o  If the upper-branch is taken: o  If the lower-branch is taken:

!! = !! = 5 < 5.5! 1 !! = 4 + 6 − 4 = 5 < 5.5! 2

The problem is that the longest path corresponds to the upper-branch, the worst-case workload is given by the lower-branch, but the two branches are mutually exclusive 19

Improving the bound To solve the problem, we have derived a refined upper-bound on Zk that jointly computes the worst-case workload and the longest chain length {4, 4, 4} 3

{6, 4, 5} 1

Zk = 5

{1, 1, 1}

1

{1, 1, 1}

1

1

0

{5, 3, 4}

1 {2, 2, 2}

Complexity

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O(|V||E|Δ∆), i.e. , still polynomial in the graph size Δ∆: maximum out-degree of a vertex

Dynamic programming algorithm i.  Scan vertices in reverse topological ordering ii.  For each node store: o  o  o 

S(vk ): set of vertices determining partial largest workload T(vk ): set of vertices determining partial longest chain f(vk ): partial Zk value

iii.  Take different decisions depending on vertex type 20

Wrapping up Starting from a set of complex constraints, such as: global multiprocessor scheduling intra-task parallelism precedence constraints

o  bounds on inter-task interference o  bounds on intra-task interference we derived o  a simple sufficient test with pseudo-polynomial complexity

conditional executions

… but how does the test perform in practice? 21

Experimental setting Synthetic cp-task generation [1]: o  First, series-parallel graphs are generated by recursively expanding non-terminal vertices to either terminal vertices, conditional subgraphs or parallel subgraphs; o  then, edges are randomly added (compatibly with the restrictions imposed by the model) to obtain a cp-DAG; o  we measured the number of schedulable task-sets as a function of: •  task-set utilization U •  number of processors m •  number of tasks ni in each task-set [1] http://retis.sssup.it/~al.melani/downloads/cptasks.zip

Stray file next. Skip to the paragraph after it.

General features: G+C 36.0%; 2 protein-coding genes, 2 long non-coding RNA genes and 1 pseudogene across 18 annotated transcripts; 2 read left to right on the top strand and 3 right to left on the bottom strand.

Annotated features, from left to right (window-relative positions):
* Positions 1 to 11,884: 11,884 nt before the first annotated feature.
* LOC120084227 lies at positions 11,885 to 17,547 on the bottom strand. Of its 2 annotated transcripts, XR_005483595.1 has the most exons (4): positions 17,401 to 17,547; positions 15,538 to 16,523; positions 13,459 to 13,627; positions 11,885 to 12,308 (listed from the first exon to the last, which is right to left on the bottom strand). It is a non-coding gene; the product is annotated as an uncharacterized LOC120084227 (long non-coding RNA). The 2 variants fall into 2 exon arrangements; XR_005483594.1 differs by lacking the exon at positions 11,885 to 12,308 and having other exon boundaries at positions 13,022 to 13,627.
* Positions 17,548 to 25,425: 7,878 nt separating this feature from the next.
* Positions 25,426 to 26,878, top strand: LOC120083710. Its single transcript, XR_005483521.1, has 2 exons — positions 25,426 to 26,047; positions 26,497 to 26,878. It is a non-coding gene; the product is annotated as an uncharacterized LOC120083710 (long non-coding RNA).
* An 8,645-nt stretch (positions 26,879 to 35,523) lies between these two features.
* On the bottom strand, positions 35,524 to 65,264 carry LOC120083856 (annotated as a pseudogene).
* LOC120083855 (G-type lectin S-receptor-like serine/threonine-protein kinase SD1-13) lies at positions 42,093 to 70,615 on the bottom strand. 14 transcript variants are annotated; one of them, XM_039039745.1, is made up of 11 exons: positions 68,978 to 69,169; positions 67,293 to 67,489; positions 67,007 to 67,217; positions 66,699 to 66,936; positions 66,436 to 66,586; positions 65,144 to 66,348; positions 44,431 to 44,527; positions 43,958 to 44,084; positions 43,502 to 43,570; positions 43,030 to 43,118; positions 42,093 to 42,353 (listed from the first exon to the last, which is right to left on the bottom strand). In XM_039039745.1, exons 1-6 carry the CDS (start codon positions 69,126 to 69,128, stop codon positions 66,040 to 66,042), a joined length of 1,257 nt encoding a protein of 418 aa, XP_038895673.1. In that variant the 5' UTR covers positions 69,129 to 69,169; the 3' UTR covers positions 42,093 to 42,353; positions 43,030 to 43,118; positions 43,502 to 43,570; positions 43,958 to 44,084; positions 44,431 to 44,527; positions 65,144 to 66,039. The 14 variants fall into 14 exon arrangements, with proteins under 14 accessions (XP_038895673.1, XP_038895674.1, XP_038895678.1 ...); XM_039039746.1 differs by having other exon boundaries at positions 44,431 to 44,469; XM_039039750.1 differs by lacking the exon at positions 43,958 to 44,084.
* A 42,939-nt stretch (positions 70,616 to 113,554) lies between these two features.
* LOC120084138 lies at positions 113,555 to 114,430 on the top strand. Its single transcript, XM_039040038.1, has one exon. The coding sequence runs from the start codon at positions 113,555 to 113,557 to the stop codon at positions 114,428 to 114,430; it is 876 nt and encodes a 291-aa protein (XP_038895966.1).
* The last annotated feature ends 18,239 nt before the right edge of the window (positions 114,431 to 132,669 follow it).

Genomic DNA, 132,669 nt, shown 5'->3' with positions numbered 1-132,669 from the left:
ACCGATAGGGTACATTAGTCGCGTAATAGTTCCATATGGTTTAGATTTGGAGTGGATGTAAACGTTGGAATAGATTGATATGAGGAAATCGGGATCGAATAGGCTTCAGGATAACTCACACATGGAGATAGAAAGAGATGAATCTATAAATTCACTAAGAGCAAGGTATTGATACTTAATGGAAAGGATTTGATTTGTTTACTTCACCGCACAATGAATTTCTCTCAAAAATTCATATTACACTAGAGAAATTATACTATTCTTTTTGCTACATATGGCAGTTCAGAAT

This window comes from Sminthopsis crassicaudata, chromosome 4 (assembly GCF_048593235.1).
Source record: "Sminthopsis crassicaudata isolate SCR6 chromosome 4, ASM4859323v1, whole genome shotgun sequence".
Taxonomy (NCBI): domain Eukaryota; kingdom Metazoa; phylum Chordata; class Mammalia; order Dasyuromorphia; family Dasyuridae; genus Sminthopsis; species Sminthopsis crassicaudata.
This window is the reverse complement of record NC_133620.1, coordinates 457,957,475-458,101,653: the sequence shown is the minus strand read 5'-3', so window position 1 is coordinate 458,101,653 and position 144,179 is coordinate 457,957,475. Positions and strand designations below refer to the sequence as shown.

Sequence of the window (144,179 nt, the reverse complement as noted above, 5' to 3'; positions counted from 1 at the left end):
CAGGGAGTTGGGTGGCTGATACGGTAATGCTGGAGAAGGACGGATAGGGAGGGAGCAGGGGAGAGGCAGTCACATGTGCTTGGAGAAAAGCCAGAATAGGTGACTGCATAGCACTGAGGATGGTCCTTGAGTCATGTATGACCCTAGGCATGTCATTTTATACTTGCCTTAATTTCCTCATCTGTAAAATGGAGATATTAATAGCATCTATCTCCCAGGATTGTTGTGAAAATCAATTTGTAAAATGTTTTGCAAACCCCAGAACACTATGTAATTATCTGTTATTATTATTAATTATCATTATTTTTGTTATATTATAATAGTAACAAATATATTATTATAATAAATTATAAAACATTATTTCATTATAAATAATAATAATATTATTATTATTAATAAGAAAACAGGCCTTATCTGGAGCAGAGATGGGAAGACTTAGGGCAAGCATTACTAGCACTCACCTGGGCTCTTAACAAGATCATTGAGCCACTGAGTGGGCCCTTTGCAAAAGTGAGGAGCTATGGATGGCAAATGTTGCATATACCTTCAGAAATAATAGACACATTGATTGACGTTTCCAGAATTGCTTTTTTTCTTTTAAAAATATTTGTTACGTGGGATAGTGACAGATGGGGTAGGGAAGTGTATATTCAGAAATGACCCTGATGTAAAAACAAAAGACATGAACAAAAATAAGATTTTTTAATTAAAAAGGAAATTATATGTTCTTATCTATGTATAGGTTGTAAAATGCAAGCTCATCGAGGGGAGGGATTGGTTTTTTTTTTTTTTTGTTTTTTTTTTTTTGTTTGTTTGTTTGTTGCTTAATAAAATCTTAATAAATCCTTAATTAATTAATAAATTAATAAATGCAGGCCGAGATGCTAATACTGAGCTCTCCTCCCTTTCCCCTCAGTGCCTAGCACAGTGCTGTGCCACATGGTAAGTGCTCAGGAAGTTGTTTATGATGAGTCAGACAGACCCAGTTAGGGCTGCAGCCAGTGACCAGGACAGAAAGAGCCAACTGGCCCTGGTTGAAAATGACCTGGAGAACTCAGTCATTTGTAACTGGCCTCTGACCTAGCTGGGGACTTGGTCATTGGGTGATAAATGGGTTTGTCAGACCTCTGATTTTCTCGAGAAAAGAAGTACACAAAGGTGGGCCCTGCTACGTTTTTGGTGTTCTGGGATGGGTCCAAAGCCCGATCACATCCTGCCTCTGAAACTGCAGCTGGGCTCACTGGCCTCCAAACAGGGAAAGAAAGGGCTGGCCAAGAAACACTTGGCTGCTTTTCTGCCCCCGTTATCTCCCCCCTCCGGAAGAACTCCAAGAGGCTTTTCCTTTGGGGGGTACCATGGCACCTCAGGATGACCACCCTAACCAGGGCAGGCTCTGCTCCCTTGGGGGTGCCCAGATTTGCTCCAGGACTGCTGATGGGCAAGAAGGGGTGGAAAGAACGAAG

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Conditional DAG tasks Global FP, m = 4

[1] + [2]

Global FP, m = 4, U = 2

~5 times better

[1] J.C. Fonseca, V. Nélis, G. Raravi, L.M. Pinho, “A multi-DAG model for real-time parallel applications with conditional execution”, SAC ’15 [2] C. Maia, M. Bertogna, L. Nogueira, L.M. Pinho, “Response-time analysis of synchronous parallel tasks in multiprocessor systems”, RTNS ‘14

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Classic DAG tasks Global EDF, m = 8

Global EDF, U = 2

Huge performance gain

Doubled breakdown U

Our approach significantly tightens the schedulability of conditional DAG tasks, as well as of classical DAG tasks 24

Conclusions We have introduced the conditional parallel DAG task model as a generalization of the sporadic DAG model This new task model incorporates conditional control flow structures to derive tighter estimates of interfering contributions A schedulability analysis has been derived to compute safe upper-bounds on the response-time of each task, ensuring: o  the same complexity as the classic RTA for sequential tasks o  a low amount of information required to carry on the analysis o  the best schedulability performance over all existing analyses for conditional and/or parallel DAG tasks

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Thank you! Alessandra Melani [email protected]

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Other plots Global FP, U = 2

Global EDF, m = 8, U = 2